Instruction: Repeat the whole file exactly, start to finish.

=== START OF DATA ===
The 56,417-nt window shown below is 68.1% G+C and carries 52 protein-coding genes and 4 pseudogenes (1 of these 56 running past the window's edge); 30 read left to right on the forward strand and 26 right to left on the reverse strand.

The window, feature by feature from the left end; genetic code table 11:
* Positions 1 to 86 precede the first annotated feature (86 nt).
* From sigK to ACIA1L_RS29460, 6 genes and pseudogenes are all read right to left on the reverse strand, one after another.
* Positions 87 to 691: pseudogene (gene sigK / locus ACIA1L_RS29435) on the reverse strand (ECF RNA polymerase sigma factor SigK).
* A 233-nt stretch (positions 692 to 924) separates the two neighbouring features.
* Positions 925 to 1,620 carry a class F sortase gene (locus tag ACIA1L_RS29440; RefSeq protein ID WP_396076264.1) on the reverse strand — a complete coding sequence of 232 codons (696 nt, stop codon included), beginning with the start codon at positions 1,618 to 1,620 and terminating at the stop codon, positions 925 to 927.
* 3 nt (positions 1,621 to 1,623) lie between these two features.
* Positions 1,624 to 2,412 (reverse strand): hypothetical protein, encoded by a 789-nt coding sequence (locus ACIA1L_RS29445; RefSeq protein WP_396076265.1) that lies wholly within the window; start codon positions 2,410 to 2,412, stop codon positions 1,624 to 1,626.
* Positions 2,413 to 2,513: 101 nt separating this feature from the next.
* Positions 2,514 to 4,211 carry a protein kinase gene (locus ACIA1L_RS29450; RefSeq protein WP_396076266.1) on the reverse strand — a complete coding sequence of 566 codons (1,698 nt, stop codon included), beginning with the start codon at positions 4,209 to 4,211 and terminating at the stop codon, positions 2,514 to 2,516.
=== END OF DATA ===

The 56,417-nt window shown below is 68.1% G+C and carries 52 protein-coding genes and 4 pseudogenes (1 of these 56 running past the window's edge); 30 read left to right on the forward strand and 26 right to left on the reverse strand.

The window, feature by feature from the left end; genetic code table 11:
* Positions 1 to 86 precede the first annotated feature (86 nt).
* From sigK to ACIA1L_RS29460, 6 genes and pseudogenes are all read right to left on the reverse strand, one after another.
* Positions 87 to 691: pseudogene (gene sigK / locus ACIA1L_RS29435) on the reverse strand (ECF RNA polymerase sigma factor SigK).
* A 233-nt stretch (positions 692 to 924) separates the two neighbouring features.
* Positions 925 to 1,620 carry a class F sortase gene (locus tag ACIA1L_RS29440; RefSeq protein ID WP_396076264.1) on the reverse strand — a complete coding sequence of 232 codons (696 nt, stop codon included), beginning with the start codon at positions 1,618 to 1,620 and terminating at the stop codon, positions 925 to 927.
* 3 nt (positions 1,621 to 1,623) lie between these two features.
* Positions 1,624 to 2,412 (reverse strand): hypothetical protein, encoded by a 789-nt coding sequence (locus ACIA1L_RS29445; RefSeq protein WP_396076265.1) that lies wholly within the window; start codon positions 2,410 to 2,412, stop codon positions 1,624 to 1,626.
* Positions 2,413 to 2,513: 101 nt separating this feature from the next.
* Positions 2,514 to 4,211 carry a protein kinase gene (locus ACIA1L_RS29450; RefSeq protein WP_396076266.1) on the reverse strand — a complete coding sequence of 566 codons (1,698 nt, stop codon included), beginning with the start codon at positions 4,209 to 4,211 and terminating at the stop codon, positions 2,514 to 2,516.